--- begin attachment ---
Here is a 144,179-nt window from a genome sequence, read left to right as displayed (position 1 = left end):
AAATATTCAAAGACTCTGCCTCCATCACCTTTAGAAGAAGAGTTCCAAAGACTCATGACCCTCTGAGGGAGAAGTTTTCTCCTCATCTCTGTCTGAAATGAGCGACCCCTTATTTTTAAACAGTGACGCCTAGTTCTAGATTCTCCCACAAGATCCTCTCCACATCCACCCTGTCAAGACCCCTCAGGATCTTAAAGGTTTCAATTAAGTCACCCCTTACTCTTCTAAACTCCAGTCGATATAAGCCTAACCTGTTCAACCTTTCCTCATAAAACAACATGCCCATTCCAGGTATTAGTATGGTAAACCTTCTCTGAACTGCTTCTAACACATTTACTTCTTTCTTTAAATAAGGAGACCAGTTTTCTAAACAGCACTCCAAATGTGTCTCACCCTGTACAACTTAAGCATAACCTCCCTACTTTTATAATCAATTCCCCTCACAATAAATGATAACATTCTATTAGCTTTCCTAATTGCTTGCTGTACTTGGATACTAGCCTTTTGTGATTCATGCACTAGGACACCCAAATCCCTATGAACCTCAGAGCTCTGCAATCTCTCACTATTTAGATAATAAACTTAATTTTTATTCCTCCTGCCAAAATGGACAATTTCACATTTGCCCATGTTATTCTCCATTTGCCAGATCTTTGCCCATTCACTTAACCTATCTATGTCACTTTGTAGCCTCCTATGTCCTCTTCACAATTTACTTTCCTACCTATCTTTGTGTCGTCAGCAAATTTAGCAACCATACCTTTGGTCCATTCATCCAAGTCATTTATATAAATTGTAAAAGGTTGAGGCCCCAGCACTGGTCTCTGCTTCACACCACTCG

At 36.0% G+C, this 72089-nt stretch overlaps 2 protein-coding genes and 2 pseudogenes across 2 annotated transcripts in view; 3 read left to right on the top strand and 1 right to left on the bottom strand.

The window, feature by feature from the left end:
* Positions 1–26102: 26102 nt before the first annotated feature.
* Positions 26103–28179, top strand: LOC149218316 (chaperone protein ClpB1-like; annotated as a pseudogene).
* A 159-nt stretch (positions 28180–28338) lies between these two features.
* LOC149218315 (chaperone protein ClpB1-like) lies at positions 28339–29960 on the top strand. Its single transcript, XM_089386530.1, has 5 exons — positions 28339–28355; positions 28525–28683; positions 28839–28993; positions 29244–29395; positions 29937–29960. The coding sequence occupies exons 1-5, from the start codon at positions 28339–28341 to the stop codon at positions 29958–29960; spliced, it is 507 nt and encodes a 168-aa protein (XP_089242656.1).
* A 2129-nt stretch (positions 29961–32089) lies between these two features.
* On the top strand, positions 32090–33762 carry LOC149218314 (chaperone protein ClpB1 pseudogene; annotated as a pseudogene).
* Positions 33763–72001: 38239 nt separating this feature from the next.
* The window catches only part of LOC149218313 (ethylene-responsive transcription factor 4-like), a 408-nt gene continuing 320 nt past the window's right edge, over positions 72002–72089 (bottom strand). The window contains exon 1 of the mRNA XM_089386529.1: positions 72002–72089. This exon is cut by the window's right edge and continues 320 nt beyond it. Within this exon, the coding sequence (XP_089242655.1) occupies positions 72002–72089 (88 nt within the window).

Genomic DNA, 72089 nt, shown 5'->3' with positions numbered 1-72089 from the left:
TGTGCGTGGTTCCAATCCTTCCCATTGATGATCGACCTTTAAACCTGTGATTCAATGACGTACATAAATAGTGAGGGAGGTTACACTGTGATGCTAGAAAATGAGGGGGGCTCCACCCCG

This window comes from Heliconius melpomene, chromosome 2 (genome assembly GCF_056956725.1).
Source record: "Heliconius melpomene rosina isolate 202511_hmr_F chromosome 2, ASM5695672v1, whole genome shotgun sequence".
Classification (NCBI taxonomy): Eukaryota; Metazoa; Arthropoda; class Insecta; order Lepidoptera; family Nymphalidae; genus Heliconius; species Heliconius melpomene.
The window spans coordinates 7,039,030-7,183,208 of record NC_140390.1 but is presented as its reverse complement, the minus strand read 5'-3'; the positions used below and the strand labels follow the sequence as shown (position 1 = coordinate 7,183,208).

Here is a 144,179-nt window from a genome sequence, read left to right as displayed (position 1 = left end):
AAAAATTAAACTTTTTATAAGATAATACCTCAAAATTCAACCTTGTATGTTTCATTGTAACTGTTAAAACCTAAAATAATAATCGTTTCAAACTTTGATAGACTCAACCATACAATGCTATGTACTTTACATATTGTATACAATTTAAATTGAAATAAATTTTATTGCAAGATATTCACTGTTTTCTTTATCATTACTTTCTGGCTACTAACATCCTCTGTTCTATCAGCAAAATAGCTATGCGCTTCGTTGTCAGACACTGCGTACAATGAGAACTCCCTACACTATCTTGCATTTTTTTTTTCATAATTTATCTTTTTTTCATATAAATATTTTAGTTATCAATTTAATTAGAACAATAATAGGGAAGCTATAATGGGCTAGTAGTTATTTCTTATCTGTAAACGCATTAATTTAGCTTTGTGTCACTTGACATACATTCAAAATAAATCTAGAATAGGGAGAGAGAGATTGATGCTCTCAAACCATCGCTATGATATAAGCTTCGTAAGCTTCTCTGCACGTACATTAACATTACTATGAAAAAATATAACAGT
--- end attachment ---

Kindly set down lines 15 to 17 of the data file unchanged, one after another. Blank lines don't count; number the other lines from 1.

This window comes from Heliconius melpomene, chromosome 2 (genome assembly GCF_056956725.1).
Source record: "Heliconius melpomene rosina isolate 202511_hmr_F chromosome 2, ASM5695672v1, whole genome shotgun sequence".
Classification (NCBI taxonomy): Eukaryota; Metazoa; Arthropoda; class Insecta; order Lepidoptera; family Nymphalidae; genus Heliconius; species Heliconius melpomene.